Santos-Means v. Sheriff's Office of Cook County, Illinois, No. 1:2012cv08804 - Document 97 (N.D. Ill. 2016)

Court Description: MEMORANDUM Opinion and Order. Signed by the Honorable Manish S. Shah on 10/19/2016: Santos-Means's motion for leave to file exhibit 28-2, 91 , is granted in part, and the Sheriff's Office's motion for summary judgment, 71 , is granted. Enter judgment and terminate civil case. Notices mailed by Judicial Staff. (psm, )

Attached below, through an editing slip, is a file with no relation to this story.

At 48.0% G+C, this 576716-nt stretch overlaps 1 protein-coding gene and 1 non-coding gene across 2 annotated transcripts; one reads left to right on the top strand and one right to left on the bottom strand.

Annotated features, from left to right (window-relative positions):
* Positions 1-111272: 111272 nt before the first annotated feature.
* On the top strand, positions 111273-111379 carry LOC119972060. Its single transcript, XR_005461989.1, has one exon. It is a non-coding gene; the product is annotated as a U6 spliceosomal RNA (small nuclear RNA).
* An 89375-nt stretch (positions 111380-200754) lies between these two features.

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Santos-Means v. Sheriff's Office of Cook County, Illinois Doc. 97 UNITED STATES DISTRICT COURT FOR THE NORTHERN DISTRICT OF ILLINOIS EASTERN DIVISION DIONNE SANTOS-MEANS, Plaintiff, No. 12 CV 8804 v. Judge Manish S. Shah SHERIFF’S OFFICE OF COOK COUNTY, ILLINOIS, Defendant. MEMORANDUM OPINION AND ORDER Dionne Santos-Means was a Drill Sergeant assigned to the Cook County Sheriff’s Office’s Boot Camp. She asked for various workplace accommodations for her respiratory disease, but in the end, those requests did not work out, and she brings claims for discrimination and retaliation in violation of the Americans with Disabilities Act, 42 U.S.C. §§ 12112, 12203(a). The Sheriff’s Office moves for summary judgment on both claims. For the following reasons, the Sheriff’s Office motion for summary judgment is granted. I. Legal Standards Summary judgment is appropriate if the movant shows that there is no genuine dispute as to any material fact and the movant is entitled to judgment as a matter of law. Fed. R. Civ. P. 56(a). A genuine dispute as to any material fact exists if “the evidence is such that a reasonable jury could return a verdict for the nonmoving party.” Anderson v. Liberty Lobby, Inc., 477 U.S. 242, 248 (1986). Justifiable inferences are drawn in the nonmovant’s favor, id. at 255, and the party seeking summary judgment has the burden of establishing that there is no genuine dispute as to any material fact. Celotex Corp. v. Catrett, 477 U.S. 317, 323 (1986). II. Background Dionne Santos-Means started working for the Cook County Sheriff’s Office in 1993, and she became a Drill Sergeant at the Boot Camp in 2004. [77] ¶¶ 1, 7.1 The Boot Camp is an alternative sentencing program for young-adult, male, non-violent offenders and requires inmates to attend classes and participate in a rigorous exercise program. [77] ¶ 2. Drill Sergeants supervise the daily activities of Drill Instructors, exercise and march with inmates and Drill Instructors, assist in emergency situations, and assume Drill Instructor duties in case of a staff shortage. [77] ¶ 9. Like Drill Instructors, Drill Sergeants were required to pass a bi-annual physical fitness test consisting of a 1.5 mile run on an outdoor track, push-ups, and sit-ups. [77] ¶¶ 11, 25. There is evidence, however, that two Drill Sergeants retained their positions without passing the fitness test. [77] ¶ 11; [89] ¶ 8. 1 Bracketed numbers refer to entries on the district court docket. Santos-Means’s response to the Sheriff’s Office’s LR 56.1 statement—containing both the asserted fact and the response—is [77], and [89] is the Sheriff’s Office’s response to her LR 56.1 statement of additional facts. In responding to the Sheriff’s Office LR 56.1 statements of fact, in many instances, Santos-Means’s denials are argumentative, overbroad (in that they concern only one aspect of a given factual statement), or cite record evidence that does not properly controvert the factual statement. The purpose of Local Rule 56.1 is to permit the district court to identify at summary judgment which material facts are in dispute. The parties’ Rule 56.1 statements and responses are viewed with this principle in mind. Unless otherwise noted, the facts related below are undisputed or are considered undisputed because the responding party did not properly controvert the factual statement as required by local rule. The Sheriff’s Office filed a “reply” to Santos-Means’s responses to its LR 56.1 statement, [87], but such replies are not contemplated by Rule 56.1. See LR 56.1(a) (permitting reply only in response to opposing party’s statement of additional material facts). The reply is not considered. 2 In 2008, Santos-Means was diagnosed with sarcoidosis, a disease with no known cause that affects a patient’s lungs and results in significant respiratory issues. [77] ¶¶ 13–14. Santos-Means was exposed to cigarette smoke when other employees smoked near the entryway of the Boot Camp. [77] ¶ 15. She told them that smoke affected her medical condition and that they should smoke 15 feet away from the building. [77] ¶¶ 16–17. She also asked one of the Boot Camp captains to announce during daily roll call that smoking near the entryway was banned; the announcement was made at the next roll call. [77] ¶ 17. Shortly thereafter, SantosMeans informed the director of the Boot Camp that she had a lung disease and that the smoke was affecting her. The director advised her that he would look into the matter. [77] ¶ 18. He had lines drawn around the outside of the Boot Camp entranceway to indicate restricted areas for smoking, and he also posted laminated no smoking signs nearby. [77] ¶ 20. Within weeks of Santos-Means’s complaints, the director issued a memorandum to all Boot Camp staff designating the restricted area where smoking was permitted, and the memorandum was read at five consecutive roll calls. [77] ¶ 21. Santos-Means, however, testified that employees would still smoke near the entryway, although they would move aside when they saw her coming; she did not discuss this issue with the Boot Camp director. [77] ¶¶ 18, 22; [89] ¶ 4. In 2010, Santos-Means delivered a doctor’s letter to the Boot Camp director, which stated that Santos-Means should be permitted to perform the fitness test indoors because of her medical condition. [77] ¶ 26. The director did not reject her 3 request and advised her that he would look into the matter. [77] ¶¶ 26–27, 29. He did not have authority to grant a request for accommodation; only the Personnel Office of the Sheriff’s Office had that authority. [77] ¶ 26; [89] ¶ 13. On November 8, 2010, the personnel director advised Santos-Means to report to the medical unit with a “comprehensive diagnostic medical statement from your physician, identifying your restrictions” no later than November 22, 2010. [77] ¶ 29. SantosMeans admits that this was not a rejection of her request to take the fitness test indoors. [77] ¶ 29. She did not report to the medical unit, and instead on November 17, 2010, she advised the personnel director that her medical condition had worsened and that she needed to be absent for an extended period. [77] ¶ 30. Santos-Means took FMLA and ordinary disability leave from the Sheriff’s Office. [77] ¶ 31. The following summer, another doctor sent the Sheriff’s Office a letter advising that Santos-Means could return to work on August 8, 2011, with the following restrictions: avoid (1) cigarette smoke, dust, fumes, chemical sprays; (2) exposure/running on a recycled tire track; (3) contact with inmates with tuberculosis or other airborne diseases; and (4) extreme temperatures. [77] ¶ 32. The doctor’s letter warned that Santos-Means had a lifelong respiratory illness and that failure to adhere to these restrictions would exacerbate her asthma and sarcoidosis and could lead to “hospitalization and/or death.” [77] ¶¶ 33–34. Another restriction stated that Santos-Means should be permitted to perform the fitness test 4 indoors (and not on the outdoor recycled tire track), but she was actually seeking to be exempted from the fitness test altogether. [77] ¶ 36. The personnel director was responsible for handling accommodation requests and ultimately responsible for determining whether a request for accommodation could be granted. [77] ¶ 39; [89] ¶ 13. The personnel director advised Santos-Means that, due to her restrictions, she was unable to perform the essential functions of a Drill Sergeant or Correctional Sergeant. [77] ¶ 40. According to the personnel director, the position of Drill Sergeant was incompatible with the restriction from contact with inmates with airborne diseases. [77] ¶ 41; [78] at 105–10. Because inmates with known diseases are removed from the general inmate population ([77] ¶ 41; [89] ¶ 22), Santos-Means argues that inmate contact would not have been a problem. According to Santos-Means, she was told that the fitness test was an essential function of the Drill Sergeant position and that she would not be exempted from the requirement, even though she knew of others who were exempted from it. [89] ¶¶ 7–8.2 The personnel director then identified ADA-designated Correctional Officer positions meeting Santos-Means’s restrictions, namely, positions locked in an enclosed room within the Department of Corrections compound, which had no direct contact with detainees and limited contact with other employees. [77] ¶ 42. These 2 Santos-Means disputes that they discussed the inmate contact restriction, but she does not cite controverting evidence in the record. She cites only the personnel director’s testimony that she could not recall details regarding options discussed during their meeting and cites to “Declaration of Dionne Santos means.” But no declaration was included with the summary judgment materials, and the supposed declaration is not cited elsewhere. 5 interlock positions were for Correctional Officers, not Correctional (or Drill) Sergeants, and would have required Santos-Means to accept a reduction in rank. [77] ¶ 43; [89] ¶ 24. Santos-Means was offered a Correctional Officer interlock position and a civilian position, but she turned down both options. [77] ¶¶ 43–46.3 Santos-Means contends that sergeant-level positions were available and not offered to her. The evidence she points to shows transfers and promotions of various Sheriff’s Office employees, which may have opened up sergeant-level positions in other areas. But all of these possible openings occurred in the weeks and months after she was offered the Correctional Officer and civilian positions, and she does not show what specific positions were clearly available or whether she could perform the essential functions of those positions with her restrictions. See [89] ¶¶ 25–27. A year later, in August 2012, Santos-Means again reported to the medical unit with the same work restrictions, except that instead of avoiding contact with inmates with airborne diseases, the restriction asked that she be permitted to wear a protective mask in case of contact with inmates with tuberculosis or other airborne diseases. [77] ¶ 47. Her union sent the personnel director a letter on Santos-Means’s behalf, requesting that she be permitted to return to work as a Correctional Sergeant and that she be assigned a position that would accommodate 3 Santos-Means disputes these statements of fact because before she met with the personnel director, she initially met with the deputy director and was asked to provide more information to the medical unit. Those facts, however, do not controvert her admission that she was offered these positions and turned them down. [72-2] at 77–78. 6 her restrictions. The letter specifically stated that the air quality at the jail and Boot Camp would exacerbate her condition and requested that she be assigned to other areas of the Sheriff’s Office such as “Pre-Release or the Office of Policy and Audits or other administrative operational divisions of the Department.” [77] ¶ 48; [72-22]. The personnel director identified a Correctional Sergeant position at the Cook County Jail Pre-Release Center and notified Santos-Means, who accepted the position. [77] ¶ 49. Santos-Means worked at the Pre-Release Center for three days before she went to the hospital and was diagnosed with pneumonia. [77] ¶ 50; [89] ¶ 11. She did not return to work and did not submit for FMLA or ordinary disability leave. [77] ¶ 52. Santos-Means says that the conditions at the Pre-Release Center caused her to contract pneumonia and exacerbated her conditions of sarcoidosis and asthma. [77] ¶ 56; [89] ¶ 11. According to Santos-Means, the Pre-Release Center contained asbestos, visible mold, and water damage in the ceilings. [89] ¶¶ 11, 33. At the time of Santos-Means’s assignment, the personnel director was not aware of any existing environmental conditions at the Pre-Release Center; when deposed, the personnel director agreed that a facility with mold and asbestos would not be an appropriate environment for someone with a respiratory condition. [89] ¶¶ 28–29.4 4 After the parties briefed the Sheriff’s Office’s motion for summary judgment, SantosMeans moved for leave to file (or for the court to take judicial notice of) a 2008 Department of Justice Report regarding conditions at the Cook County Jail. [91]. Only the first page of the 98-page report was included as an exhibit to plaintiff’s statement of additional facts and marked at the deposition of the Sheriff’s Office personnel director. See [78] at 169–177, 194–95; [76-27]. The Sheriff’s Office opposes the motion but does not argue prejudice or that it was unaware of the report’s contents, and therefore Santos-Means is granted leave to file the report. But it has limited relevance to Santos-Means’s claims, and judicial notice is not appropriate. Santos-Means only loosely refers to the report in two fact statements. [89] ¶¶ 7 Santos-Means eventually returned to work in 2013 after she was cleared by her doctor. She discussed her return to work with the personnel director, and it was determined that her then-restrictions could be accommodated by working at the Sheriff’s Office Visitation Center. [77] ¶ 53. None of Santos-Means’s claims in this lawsuit relate to her assignment at the Visitation Center or any assignments thereafter. III. Analysis A. Discrimination An employee may state a claim for discrimination under the ADA based on the employer’s failure to accommodate her disability. See Curtis v. Costco Wholesale Corp., 807 F.3d 215, 224 (7th Cir. 2015); 42 U.S.C. § 12112(b)(5)(A). To establish a violation of the ADA, the employee must prove “1) that she is disabled; 2) that she is otherwise qualified to perform the essential functions of the job with or without reasonable accommodation; and 3) that the employer took an adverse job action against her because of her disability or failed to make a reasonable accommodation.” Winsley v. Cook Cty., 563 F.3d 598, 603 (7th Cir. 2009). In employment discrimination cases, courts must not separate “direct” from “indirect” 30–31. Although the personnel director knew the report existed and was questioned about it at her deposition, she was not shown the report—instead counsel read portions of it to her—and she was unaware of its findings on environmental conditions at the Cook County Jail. [78] at 169–77. Santos-Means worked at the jail’s Pre-Release Center four years after the report was issued, and she does not identify any findings in the report particular to the Pre-Release Center (rather than the jail, generally, and inmate housing). Judicial notice must be used with caution, General Electric Capital Corp. v. Lease Resolution Corp., 128 F.3d 1074, 1081 (7th Cir. 1997), and Santos-Means has not established that the report indisputably reflects the conditions at the Pre-Release Center in 2012. See Hennessy v. Penril Datacomm Networks, Inc., 69 F.3d 1344, 1354 (7th Cir. 1995). 8 evidence but inste must ev ead valuate the evidence as a whole Ortiz v. W e e. Werner Ent ters., Inc., No 15-2574, 2016 WL 4411434, at *4–5 (7th Cir. Aug. 19, 2016). o. 4 h Santos-Mea S ans claims that the Sheriff’s Office fail led to accommodate her disabilit by failin to ensu that em ty ng ure mployees d not smo did oke near t the Boot C Camp entrywa in 2010, by denyin her requ ay , ng uest in the fall of 201 to take t Boot C 11 the Camp fitness test indoo ors, by failing to off ffer her a sergeant-l level posit tion when she t nd ing her at the Pre-R t Release Ce enter returned to work in August 2011, an by placi he ed k he s oes ntest when sh returne to work in August 2012. Th Sheriff’s Office do not con that San ntos-Mean is disabl but arg ns led gues that s was no a “qualif she ot fied individ dual” able to perform th essentia function of her job. It also argues th it prov he al ns o hat vided reasona able accomm modations to Santos-Means. 1. Entry yway Smok king Santos-Mea S ans conten nds that the Sheri iff’s Office did not address her e t complai ints about other Boo Camp employees smoking near the entryway. The ot e Sheriff’s Office argues that even if thi were a r s is request for an accom r mmodation, this theory fails as a matter of law because she received a reasonable a f m accommoda ation and was not subject to an ad s dverse employment ac ction. On the undisputed rec O cord, no ju could fi ury ind that th Sheriff’s Office’s ef he fforts to acco ommodate Santos-M Means were unreaso onable. “T The duty of reason nable accomm modation is satisfied when the employer d oes what is necessary to enable the w e e disabled worker to work in reasonable comfort.” Vande Zande v. State of Wis. D d o r e Dep’t of Admi 44 F.3d 538, 546 (7th Cir. 1995). Whe Santos-Means com in., d 1 en mplained a about the smo oking to th captain and the director o the Boot Camp, a he ns of announcem ments 9 were made at roll call to instruct employees that smoking was not allowed near the entryway. Within a few weeks of being notified of her complaints, the director had lines drawn around outside of the entranceway to indicate restricted areas for smoking, posted laminated no smoking signs, and issued a memorandum to all staff designating the restricted area where smoking was permitted, which was read at five consecutive roll calls. [77] ¶¶ 16–21. Although Santos-Means contends that these accommodations were not sufficient because some employees still smoked near the entryway, she admitted that these employees would move away from the entryway when they saw her coming and that by the time she got to the building, no one would be there. [77] ¶ 22; [81] at 131–33. Moreover, Santos-Means testified that beyond her initial complaints, she did not have another conversation with the director or the captains about the issue, and that she could have initiated disciplinary action against drill instructors who she saw smoking near the entryway but chose not to do so. [77] ¶ 18; [81] at 119–25. Santos-Means’s assertion that the Sheriff’s Office could have more strictly enforced the smoking ban does not show that its efforts were unreasonable, particularly when she did not inform those in charge that she thought the accommodation was not working out. See, e.g., Bunn v. Khoury Enters., Inc., 753 F.3d 676, 683 (7th Cir. 2014) (where the employer provided a reasonable accommodation, the plaintiff’s “apparent displeasure with the way in which [the employer] decided on that accommodation, or with its failure to provide the exact accommodation he would have preferred, [was] irrelevant”); Cloe v. City of Indianapolis, 712 F.3d 1171, 1179 (7th Cir. 2013) (affirming summary 10 judgmen where the employ “had no way of knowing t nt t yer n that its ot ther seemi ingly reasona able accomm modations . . . would be insuffi d icient”), overruled on other grou n unds by Ortiz 2016 WL 4411434, at *4. z, L The Sheriff Office provided reasonable a T f’s accommoda ations to a address San ntosMeans’s complain about employees smoking by the Bo Camp entryway, and s nts e oot therefor it is enti re itled to sum mmary judg gment on t this issue. 2. Indoo Fitness Test or T Santos-Mea S ans does not respond to the Sh n d heriff’s Of ffice’s argu ument that her t 2010 request to ta the fitn ake ness test in ndoors was never de enied and w essent was tially rendere moot wh she wen on leave shortly th ntify ed hen nt e hereafter. S also do not iden She oes this req quest in her brief as one of the Sheriff’s Office’s failu r o S ures to acco ommodate her. [76] at 7–11. Her only respon is in he statemen of addit 7 o nse er nt tional facts, which ass serts that sh request he ted the accommoda ation. [89] ¶ 18. He failure to develo a er op responsive argume effectiv ent vely waives this issue See Bont v. U.S. B s e. te Bank, N.A., 624 , 61, 10) re ond to an argument . . . result in t ts F.3d 46 466 (7th Cir. 201 (“Failur to respo waiver.” Conside ”). ering the issue on it merits, the Sheri i ts iff’s Office would stil be ll entitled to summ d mary judgm ment. The undispute record s ed shows tha the She at eriff’s Office requested confirmatio of her medical res c on m strictions, b Santos but s-Means lef on ft l bility leave before she could com e mply. [77] ¶¶ 26–31. Santos-M Means medical and disab admits that the Sh heriff’s Off fice did not deny her request. [77] ¶ 29. A breakd t Any down or ticular req quest must be attribu uted to San ntosin the interactive process fo this part s p providing the Sherif Office with ff’s Means’s departure, which prevented her from p further informatio and whi rendere her requ on ich ed uest moot a that poin in time. See, at nt 11 e.g., Jackson v. City of Chi C icago, 414 F.3d 806 , 813–14 ( (7th Cir. 2 2005) (plai intiff caused breakdow in inte wn eractive pr rocess whe she fa en ailed to re espond to the employe er’s specifi requests for information o the ext ic on tent of he limitatio er ons); E.E.O.C v. Sears, Roebuck & Co., 41 F.3d 78 806 (7th Cir. 200 (“Our c C. 17 89, h 05) cases illustrat that wh an emp te hen ployer take an activ good-fai role in the interac es ve, ith ctive process, it will no be liabl if the employee r , ot le e refuses to participate or withh e holds essentia informat al tion.”). The Sheriff’s Office is entitled to summary judgmen on o y nt this issu ue. 3. Sergea Positio ant on When Santos-Means sought to return to w W work in A August 2011, the She eriff’s Office did not offe her a se d er ergeant-lev position (at the B vel n Boot Camp or otherw p wise), and on this basis, she argues that she was denied a reasona t s d able accom mmodation. The Sheriff’s Office con s ntends tha Santos-M at Means cann show that she wa a “quali not as ified” individu capable of performing the “essential functions” of Drill S ual e “ Sergeant, b based on her restrictions at the tim and th she wa offered o r s me, hat as other posit tions satisf fying her rest trictions bu turned th ut hem down. . A plaintiff claiming fa c ailure of re easonable a accommoda ation must show that she t t is a “qu ualified individual wit a disabi th ility,” mean ning that s is disa she abled under the r ADA an can perf nd form the es ssential fun nctions of the job, wi or with ith hout reason nable accomm modation. Curtis, 807 F.3d at 22 If a pla C 24. aintiff is n a qualif not fied individ dual, her failu to acco ure ommodate claim fails. Id. Santo c os-Means bears the in nitial burde of en ntial establishing that she was a “qualified individua who cou perform the essen d al uld m function of her position.” Taylor-Novo ns T otny v. Hea alth All. M Med. Plans, Inc., 772 F.3d 12 478, 493 (7th Cir. 2014); see 42 U.S.C. § 12111(8). Once she has shown that she is a qualified individual with a disability, she then must show that her employer was aware of her disability but failed to afford her a reasonable accommodation. TaylorNovotny, 772 F.3d at 493. Here, Santos-Means was not a “qualified individual” for the purposes of the ADA because she could not perform essential functions of the position of Drill Sergeant at the Boot Camp. An employer is entitled to define the essential functions of the position. See 42 U.S.C. § 12111(8); Webb v. Clyde L. Choate Mental Health & Dev. Ctr., 230 F.3d 991, 999 (7th Cir. 2000). It is undisputed that Boot Camp Drill Sergeants supervise the daily activities of Drill Instructors, exercise and march with inmates and Drill Instructors, assist in emergency situations, and assume Drill Instructor duties in case of a staff shortage. [77] ¶ 9. Interaction with inmates, then, is an essential function of a Boot Camp Drill Sergeant, but when Santos-Means sought to return to work in 2011, she was specifically restricted from contact with inmates with tuberculosis or other airborne diseases at the risk of “hospitalization and/or death.” [77] ¶¶ 32–34. Santos-Means argues that her restriction was not incompatible with a position requiring inmate contact because inmates known to have airborne diseases are removed from the general inmate population. [77] ¶ 41. (She also argues that she was not restricted from contact with diseased inmates because her doctor’s restrictions in 2012 said that she could merely work with a protective mask when around inmates with airborne diseases, but that is not relevant to her restrictions in 2011.). But she offers no response to the difficulty—essentially, the 13 impossibility—of working as a Drill Sergeant while avoiding contact with inmates with undetected airborne diseases. See Webb, 230 F.3d at 1000. While Santos-Means was not explicitly restricted from all inmate contact, such a restriction was implicit because inmates with undetected airborne diseases would not have been removed from the general inmate population. Accommodating the restriction would, as in Webb, “place [the employer] on the ‘razor’s edge’ of being sued under the ADA for denying [plaintiff’s] request or eventually being sued for negligence if [plaintiff’s] health is put in jeopardy by a[n] . . . infectious [inmate].” 230 F.3d at 1000; see, e.g., Newell v. Alden Vill. Health Facility for Children & Young Adults, No. 15-1245, 2016 WL 3092121, at *3 (7th Cir. June 2, 2016) (nurse’s proposed accommodation of working only with high-functioning, nonaggressive residents was not reasonable and would still violate her doctor’s restriction on interaction or contact with residents). Because Santos-Means’s restrictions prevented her from inmate contact, an essential function of the Drill Sergeant position, she cannot show that she was a qualified individual entitled to an accommodation. For this reason, her arguments over whether the fitness test was also an essential function of the position—and whether she was denied an exemption from the fitness test—do not preclude summary judgment for the Sheriff’s Office. Supposing Santos-Means could show that she was a qualified individual, she is unable to show that the accommodations provided by the Sheriff’s Office were unreasonable. When she was denied the opportunity to return as a Boot Camp Drill 14 Sergeant, Santos-Means was offered ADA-designated Correctional Officer positions that had no direct contact with detainees and limited contact with other employees. [77] ¶ 42. She was also offered a civilian position, but she turned down both options. [77] ¶¶ 43–46. Santos-Means does not argue that these positions would not have accommodated her restrictions. Instead she argues that it was unreasonable for the Sheriff’s Office to only offer positions at a reduced rank or as a civilian. But under the ADA, “the employer is obligated to identify the full range of alternative positions for which the individual satisfies the employer’s legitimate, nondiscriminatory prerequisites and consider transferring the employee to any of those other jobs, including those that would represent a demotion.” Gile v. United Airlines, Inc., 213 F.3d 365, 374 (7th Cir. 2000) (marks omitted); see Stern v. St. Anthony’s Health Ctr., 788 F.3d 276, 291 (7th Cir. 2015) (“[T]he ADA requires an employer to consider reassigning a disabled employee to a job that would represent a demotion.”). And ultimately, “[i]t is the employer’s prerogative to choose a reasonable accommodation.” Jay v. Intermet Wagner Inc., 233 F.3d 1014, 1017 (7th Cir. 2000). An employer is “not obligated to provide an employee the accommodation [s]he requests or prefers, the employer need only provide some reasonable accommodation.” Gratzl v. Office of Chief Judges of 12th, 18th, 19th, & 22nd Judicial Circuits, 601 F.3d 674, 681 (7th Cir. 2010). Santos-Means was not entitled to the accommodation of her choice, only a reasonable accommodation. While Santos-Means also argues that there were other sergeant-level positions available that she should have been offered, she does not cite evidence showing that these 15 were av vailable at that time or that sh could meet the ess he sential fun nctions of t those position with her restriction ns r ns. The ADA re T equires an employer to “mak[e] reasonabl accommo le odations to the o known physical and mental limitations of an o a otherwise qualified i individual. 42 .” U.S.C. § 12112(b b)(5)(A). The propo T osed accom mmodation here satisfied that ns requirem ment—San ntos-Means does not argue othe s erwise. “[B rejectin the prop B]y ng posed [reasona able] accom mmodation she was responsib for ter ns, ble rminating t the interac ctive process and hence not entit e tled to relief under t the ADA.” Gratzl, 60 F.3d at 682. 01 The She eriff’s Offic is entitle to summ ce ed mary judgm ment on this issue. 4. Pre-R Release Center In August 2012, Santos-Means sought to r n 2 return to w work with essentially the y same work restri w ictions as before, ex xcept that instead o avoiding contact with of g inmates with airb s borne diseases, she asked to w wear a pro otective m mask in cas of se contact with inma ates with tuberculosis or other airborne diseases. [77] ¶ 47. Her t r union sent the Sheriff’s Office a let s S O tter on he behalf, requesting that she be er permitted to retur to work as a Corr rn k rectional S ergeant an be assig nd gned a position that wo ould accommodate he restrictio er ons. The le etter specif fically stat that the air ted quality at the jail and Boot Camp wo l t ould exace erbate her condition and reque ested e ned ch onal areas of the Coo County Departmen of ok nt that she be assign to “suc operatio Correcti ions as Pre e-Release or the Offic of Policy and Audit or other administra o ce ts ative operatio onal divisio of the Departmen [77] ¶ 48; [72-22 The personnel dire ons nt.” 2]. ector identifie an avai ed ilable Corr rectional Sergeant p S position at the Pre-R Release Ce enter and not tified Sant tos-Means, who acce , epted the position. [77] ¶ 49. Santos-M Means 16 worked at the Pre-Release Center for three days before she went to the hospital and was diagnosed with pneumonia. [77] ¶ 50. She contends that the conditions at the Pre-Release Center were unsuitable for her respiratory disease and caused her pneumonia. [77] ¶ 50; [89] ¶ 9. Although she (through her union) suggested the Pre-Release Center position and accepted it after meeting with the personnel director, Santos-Means now contends that it was an unreasonable accommodation and that the Sheriff’s Office should have offered her one of the other positions requested in the letter (i.e., the Office of Policy and Audits or another administrative operational division). But the question is not whether the Sheriff’s Office could have chosen another reasonable accommodation, but rather whether the Sheriff’s Office’s chosen accommodation was reasonable, in light of all of the facts. See Cloe, 712 F.3d at 1179. In retrospect, the position at the Pre-Release Center may not have been a suitable fit for Santos-Means’s restrictions. But that does not mean that the Sheriff’s Office’s efforts to accommodate her were unreasonable, especially given that Santos-Means specifically requested the position and accepted it as an appropriate accommodation at the time during the interactive process with the Sheriff’s Office. The undisputed evidence demonstrates that, at the time of the accommodation, both sides believed it to be suitable and reasonable. See Cloe, 712 F.3d at 1178–79 (accommodations that were unsuitable only in hindsight were not unreasonable); see also Beck v. Univ. of Wis. Bd. of Regents, 75 F.3d 1130, 1137 (7th Cir. 1996) (affirming summary judgment for employer where it was apparent from 17 the record that the employer “thought at the time that it was doing the right thing” based on its understanding of her disability). The purpose of the interactive process is to bring “the employee and employer together in cooperation to ‘identify the employee’s precise limitations and discuss accommodation which might enable the employee to continue working.’” Cloe, 712 F.3d at 1178 (quoting in part Gile, 213 F.3d at 373); see Sears, Roebuck & Co., 417 F.3d at 805. “[W]here, as here, the employer does not obstruct the process, but instead makes reasonable efforts both to communicate with the employee and provide accommodations based on the information it possessed, ADA liability simply does not follow.” Beck, 75 F.3d at 1137. The Sheriff’s Office granted Santos-Means a specific accommodation that she requested. Although in hindsight it may not have been a suitable accommodation given her restrictions, there is no evidence in the record of the Sheriff’s Office failing to participate in good faith or failing to make reasonable efforts to determine a suitable accommodation upon her return to work in August 2012. There is no evidence that the Sheriff’s Office acceded to SantosMeans’s request knowing it would be unsuitable. The Sheriff’s Office is entitled to summary judgment on this claim. B. Retaliation To state a claim for retaliation under the ADA, Plaintiff must show that (1) she engaged in a statutorily protected activity, (2) the retaliator was aware of the protected activity, (3) she suffered an adverse employment action, and (4) a causal connection exists between the protected activity and the adverse action. Squibb v. Mem’l Med. Ctr., 497 F.3d 775, 786 (7th Cir. 2007). The Sheriff’s Office argues that 18 Santos-Means’s retaliation claim merely restates her ADA discrimination claim because the only adverse employment action that she identifies is the failure to provide her with her requested accommodations (or, in the case of the Pre-Release Center, a different accommodation). Santos-Means responds that the Sheriff’s Office retaliated against her for requesting ADA accommodations, and that her tangible injuries were the Sheriff’s Office’s offer of only reduced-rank positions in 2011 and the assignment to the Pre-Release Center in 2012. But these actions consist of the same alleged failures to accommodate comprising her ADA discrimination claim, and therefore she cannot state a separate claim for retaliation. See Lucas v. W.W. Grainger, Inc., 257 F.3d 1249, 1261 (11th Cir. 2001) (plaintiff’s contention that employer took adverse action against him by failing to reasonably accommodate him “merely reclothes” plaintiff’s ADA discrimination claim). A retaliation claim based entirely on a failure to accommodate is redundant in a manner not likely intended by Congress. See Moore-Fotso v. Bd. of Educ. of the City of Chicago, No. 12-CV10419, 2016 WL 5476235, at *18 (N.D. Ill. Sept. 29, 2016) (collecting cases). Moreover, in this case the Sheriff’s Office did not act unreasonably in attempting to accommodate Santos-Means’s disability, and so did not take an adverse employment action against her in response to her requests. 19 IV. Conclusion C n Santos-Mea S ans’s motio for leave to file ex on e xhibit 28-2, [91], is gr , ranted in p part, and the Sheriff’s Office’s motion for summary judgment, [71], is g e m granted. E Enter judgmen and term nt minate civi case. il ENTER: ____ __________ ___________ _____ Man nish S. Sha ah Uni ited States District Ju s udge 0/19/2016 Date: 10 20